A while later, the coaches were asking where I was.  They went to the gym and my bike was the only one there.  So a coach checked around and saw some water coming out from under a door.  He opened the door and there I was, floating in this huge tub, nude, with water running over the edges.  He thought I was dead.  He came over and shook me and I woke up.  It scared the shit out of me.  He was mad.  And I was embarrassed.

I had been there for over 30 minutes.  It was weird, but I felt pretty good, quite warm, so I can’t say that I regret it.  Just another bike race/life memory.  I’d like to have that tub.

This photo was on the front of the sports page of the Topeka Capital Journal when I was much younger.

This photo was on the front of the sports page of the Topeka Capital Journal when I was much younger.

Ned Cup

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I was talking to Pat Lemieux a couple days ago.  He was just calling to catch up.  From Spain.  Pat is super good at keeping in touch with friends.  He and his wife, Gwen Jorgensen are flying over to RIo just 5 days before the Olympic Triathlon , which is August 20th.   Here is  a nice article on both of them.    Anyway, Pat was saying that Gwen is now saying she is going to compete until the next Olympics in Japan.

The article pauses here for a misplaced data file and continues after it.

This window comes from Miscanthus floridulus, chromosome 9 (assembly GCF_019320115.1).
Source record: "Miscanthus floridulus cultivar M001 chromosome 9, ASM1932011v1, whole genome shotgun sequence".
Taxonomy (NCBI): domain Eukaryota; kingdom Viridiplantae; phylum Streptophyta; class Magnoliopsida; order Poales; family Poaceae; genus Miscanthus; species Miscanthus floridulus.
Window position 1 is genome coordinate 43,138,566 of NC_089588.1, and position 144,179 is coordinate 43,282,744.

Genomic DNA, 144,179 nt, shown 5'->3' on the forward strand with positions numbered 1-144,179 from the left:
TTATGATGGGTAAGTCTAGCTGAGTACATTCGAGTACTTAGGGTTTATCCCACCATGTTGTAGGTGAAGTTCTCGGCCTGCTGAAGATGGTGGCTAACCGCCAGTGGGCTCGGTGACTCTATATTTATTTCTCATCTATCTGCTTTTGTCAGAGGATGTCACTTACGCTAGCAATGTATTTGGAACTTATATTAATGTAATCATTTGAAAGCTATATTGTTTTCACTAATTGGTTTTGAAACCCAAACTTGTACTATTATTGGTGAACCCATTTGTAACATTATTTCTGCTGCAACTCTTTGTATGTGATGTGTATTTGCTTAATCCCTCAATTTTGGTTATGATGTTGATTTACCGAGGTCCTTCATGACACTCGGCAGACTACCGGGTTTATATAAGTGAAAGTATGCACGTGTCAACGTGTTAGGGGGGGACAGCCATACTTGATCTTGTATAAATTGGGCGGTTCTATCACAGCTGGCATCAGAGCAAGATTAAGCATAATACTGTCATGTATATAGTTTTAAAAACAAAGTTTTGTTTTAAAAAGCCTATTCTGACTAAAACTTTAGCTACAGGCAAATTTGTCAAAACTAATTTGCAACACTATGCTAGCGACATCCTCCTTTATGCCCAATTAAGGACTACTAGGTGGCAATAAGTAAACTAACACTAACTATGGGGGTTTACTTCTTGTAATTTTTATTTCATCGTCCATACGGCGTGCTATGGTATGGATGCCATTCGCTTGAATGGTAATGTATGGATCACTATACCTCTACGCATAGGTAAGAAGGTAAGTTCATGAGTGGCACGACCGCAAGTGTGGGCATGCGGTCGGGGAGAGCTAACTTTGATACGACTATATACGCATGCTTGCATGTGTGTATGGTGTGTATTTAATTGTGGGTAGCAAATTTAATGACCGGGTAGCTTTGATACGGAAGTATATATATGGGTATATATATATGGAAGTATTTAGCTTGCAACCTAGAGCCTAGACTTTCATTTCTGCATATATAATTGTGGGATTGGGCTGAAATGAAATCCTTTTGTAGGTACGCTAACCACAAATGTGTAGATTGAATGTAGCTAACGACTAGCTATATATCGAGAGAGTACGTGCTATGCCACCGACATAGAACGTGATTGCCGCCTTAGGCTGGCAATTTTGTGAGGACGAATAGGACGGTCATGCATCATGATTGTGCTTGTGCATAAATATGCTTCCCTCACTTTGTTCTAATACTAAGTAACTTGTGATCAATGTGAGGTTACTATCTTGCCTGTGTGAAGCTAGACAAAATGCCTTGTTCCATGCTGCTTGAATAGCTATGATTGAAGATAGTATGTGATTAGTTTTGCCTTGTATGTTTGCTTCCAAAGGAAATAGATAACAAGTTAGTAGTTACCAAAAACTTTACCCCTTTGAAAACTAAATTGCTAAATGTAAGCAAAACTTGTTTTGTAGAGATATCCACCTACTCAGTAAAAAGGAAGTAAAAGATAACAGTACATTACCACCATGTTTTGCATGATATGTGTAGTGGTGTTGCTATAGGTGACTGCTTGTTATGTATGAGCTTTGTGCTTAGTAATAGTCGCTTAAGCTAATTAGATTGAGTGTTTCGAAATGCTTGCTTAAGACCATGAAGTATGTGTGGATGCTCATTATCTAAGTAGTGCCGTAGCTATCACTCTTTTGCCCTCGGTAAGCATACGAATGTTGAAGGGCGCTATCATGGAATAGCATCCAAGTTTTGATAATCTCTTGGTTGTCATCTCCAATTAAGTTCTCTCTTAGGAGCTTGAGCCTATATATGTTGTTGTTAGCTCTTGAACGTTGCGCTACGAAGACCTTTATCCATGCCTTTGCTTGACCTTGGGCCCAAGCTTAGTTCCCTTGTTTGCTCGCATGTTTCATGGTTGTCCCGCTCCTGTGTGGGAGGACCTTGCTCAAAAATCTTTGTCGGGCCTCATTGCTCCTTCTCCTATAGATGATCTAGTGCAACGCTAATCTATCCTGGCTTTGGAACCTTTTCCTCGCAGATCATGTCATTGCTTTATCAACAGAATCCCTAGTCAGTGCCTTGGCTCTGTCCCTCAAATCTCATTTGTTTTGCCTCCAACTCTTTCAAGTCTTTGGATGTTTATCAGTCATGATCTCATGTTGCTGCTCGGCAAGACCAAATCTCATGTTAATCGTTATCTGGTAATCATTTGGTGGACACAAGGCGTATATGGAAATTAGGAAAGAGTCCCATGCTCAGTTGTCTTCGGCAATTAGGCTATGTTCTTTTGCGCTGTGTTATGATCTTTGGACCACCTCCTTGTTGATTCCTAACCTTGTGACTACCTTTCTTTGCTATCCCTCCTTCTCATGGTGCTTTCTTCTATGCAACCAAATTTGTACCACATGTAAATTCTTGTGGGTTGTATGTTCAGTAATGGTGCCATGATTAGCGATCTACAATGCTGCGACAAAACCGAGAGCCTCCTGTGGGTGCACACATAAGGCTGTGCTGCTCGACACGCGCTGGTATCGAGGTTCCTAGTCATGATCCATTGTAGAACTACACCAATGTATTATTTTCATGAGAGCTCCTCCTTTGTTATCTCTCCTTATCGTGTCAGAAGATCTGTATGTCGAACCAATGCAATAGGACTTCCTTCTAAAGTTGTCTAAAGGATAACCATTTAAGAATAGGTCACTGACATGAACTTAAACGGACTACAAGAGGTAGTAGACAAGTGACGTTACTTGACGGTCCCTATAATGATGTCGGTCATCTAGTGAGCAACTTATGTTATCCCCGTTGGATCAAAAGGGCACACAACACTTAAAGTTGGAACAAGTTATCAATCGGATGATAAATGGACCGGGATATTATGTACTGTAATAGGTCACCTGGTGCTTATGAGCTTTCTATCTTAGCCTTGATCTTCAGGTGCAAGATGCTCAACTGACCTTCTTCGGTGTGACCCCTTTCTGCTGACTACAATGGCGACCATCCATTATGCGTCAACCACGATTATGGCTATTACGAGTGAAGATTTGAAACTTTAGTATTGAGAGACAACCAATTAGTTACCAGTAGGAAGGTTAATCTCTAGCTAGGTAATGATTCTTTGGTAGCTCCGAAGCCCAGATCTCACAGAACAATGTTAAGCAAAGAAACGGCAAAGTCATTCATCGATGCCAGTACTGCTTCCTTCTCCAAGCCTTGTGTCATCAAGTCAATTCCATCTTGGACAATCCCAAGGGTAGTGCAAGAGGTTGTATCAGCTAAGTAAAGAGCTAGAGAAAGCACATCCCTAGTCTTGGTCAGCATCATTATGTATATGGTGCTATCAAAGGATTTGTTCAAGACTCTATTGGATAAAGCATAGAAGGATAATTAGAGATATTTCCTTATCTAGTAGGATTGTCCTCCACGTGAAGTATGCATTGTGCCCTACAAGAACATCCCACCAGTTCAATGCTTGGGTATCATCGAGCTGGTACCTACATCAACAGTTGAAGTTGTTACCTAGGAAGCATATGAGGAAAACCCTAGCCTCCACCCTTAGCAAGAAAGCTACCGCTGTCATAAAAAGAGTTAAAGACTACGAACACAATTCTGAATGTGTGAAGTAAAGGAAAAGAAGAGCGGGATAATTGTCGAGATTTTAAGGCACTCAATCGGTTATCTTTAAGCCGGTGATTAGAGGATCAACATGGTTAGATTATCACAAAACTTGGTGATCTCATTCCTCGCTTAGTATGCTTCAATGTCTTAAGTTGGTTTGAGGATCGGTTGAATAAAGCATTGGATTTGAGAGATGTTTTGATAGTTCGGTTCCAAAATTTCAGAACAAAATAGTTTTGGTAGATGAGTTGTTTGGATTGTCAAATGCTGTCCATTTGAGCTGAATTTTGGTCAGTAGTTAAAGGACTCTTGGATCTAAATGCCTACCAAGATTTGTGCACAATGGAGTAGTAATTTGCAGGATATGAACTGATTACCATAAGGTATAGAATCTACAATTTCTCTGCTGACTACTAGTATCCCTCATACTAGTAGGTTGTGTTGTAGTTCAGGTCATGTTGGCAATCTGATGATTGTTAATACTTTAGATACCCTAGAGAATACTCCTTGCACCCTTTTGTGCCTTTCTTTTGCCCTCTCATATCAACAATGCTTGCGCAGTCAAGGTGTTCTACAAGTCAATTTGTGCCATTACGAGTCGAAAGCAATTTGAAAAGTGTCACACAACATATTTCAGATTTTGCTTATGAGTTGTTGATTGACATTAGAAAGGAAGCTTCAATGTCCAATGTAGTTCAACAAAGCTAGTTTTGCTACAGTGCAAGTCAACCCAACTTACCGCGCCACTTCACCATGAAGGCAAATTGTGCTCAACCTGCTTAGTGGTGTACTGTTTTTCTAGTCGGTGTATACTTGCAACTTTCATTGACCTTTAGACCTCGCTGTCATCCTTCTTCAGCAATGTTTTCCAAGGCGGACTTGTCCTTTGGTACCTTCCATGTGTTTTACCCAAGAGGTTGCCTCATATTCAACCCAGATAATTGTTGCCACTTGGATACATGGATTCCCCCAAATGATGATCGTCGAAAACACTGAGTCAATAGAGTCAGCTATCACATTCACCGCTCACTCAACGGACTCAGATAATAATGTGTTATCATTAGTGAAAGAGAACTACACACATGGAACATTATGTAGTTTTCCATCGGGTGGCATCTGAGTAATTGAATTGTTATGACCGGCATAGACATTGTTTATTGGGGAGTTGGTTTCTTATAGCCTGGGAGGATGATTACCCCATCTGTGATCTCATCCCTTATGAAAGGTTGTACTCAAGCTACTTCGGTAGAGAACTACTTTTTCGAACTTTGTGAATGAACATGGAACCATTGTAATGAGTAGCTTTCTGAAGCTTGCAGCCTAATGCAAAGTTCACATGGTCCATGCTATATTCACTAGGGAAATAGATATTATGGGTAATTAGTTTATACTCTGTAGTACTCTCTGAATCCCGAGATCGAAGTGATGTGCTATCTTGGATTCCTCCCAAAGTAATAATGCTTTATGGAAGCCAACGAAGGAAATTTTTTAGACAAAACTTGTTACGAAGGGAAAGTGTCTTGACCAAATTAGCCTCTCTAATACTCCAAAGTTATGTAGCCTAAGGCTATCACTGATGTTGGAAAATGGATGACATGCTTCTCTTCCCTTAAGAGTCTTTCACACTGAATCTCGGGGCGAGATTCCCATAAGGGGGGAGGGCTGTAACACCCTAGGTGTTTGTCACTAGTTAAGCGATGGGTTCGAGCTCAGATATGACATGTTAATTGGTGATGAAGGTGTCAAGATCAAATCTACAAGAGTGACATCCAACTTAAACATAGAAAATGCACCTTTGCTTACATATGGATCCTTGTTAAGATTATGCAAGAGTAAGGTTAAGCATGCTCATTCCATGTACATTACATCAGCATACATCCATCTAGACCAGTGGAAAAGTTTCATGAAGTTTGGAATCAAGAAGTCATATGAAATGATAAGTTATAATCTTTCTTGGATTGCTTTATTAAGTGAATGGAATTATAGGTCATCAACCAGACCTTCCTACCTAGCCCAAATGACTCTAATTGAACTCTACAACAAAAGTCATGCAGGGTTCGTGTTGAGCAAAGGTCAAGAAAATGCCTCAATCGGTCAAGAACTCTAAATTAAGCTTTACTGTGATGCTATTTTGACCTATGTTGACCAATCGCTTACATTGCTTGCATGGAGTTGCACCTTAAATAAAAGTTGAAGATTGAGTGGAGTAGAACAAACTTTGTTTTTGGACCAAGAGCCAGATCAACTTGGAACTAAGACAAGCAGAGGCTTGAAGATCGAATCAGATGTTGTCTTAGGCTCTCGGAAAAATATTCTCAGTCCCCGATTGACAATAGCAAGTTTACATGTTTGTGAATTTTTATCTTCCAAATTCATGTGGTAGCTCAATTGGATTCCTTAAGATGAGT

That got me thinking about racing in Japan and how much fun it was.  The culture is so different that it makes the whole experience extraordinary.

I’ve raced in Japan 3 times, twice MTB and once on the road.  I did two Specialized Catus Cups, which were off-road mini stage races, plus I did the Shimano Cup, which was an international road race.  Japan is the only country where I’m an undefeated.  I won both Catus Cups overall and the Shimano race.   I’d better not got back there to race my bike.

The first year I went, it was just me and Ned Overend racing the men’s race.  The course was at a ski resort somewhere outside Tokyo.  It was a pretty short cross country course for the day, maybe 3 miles around.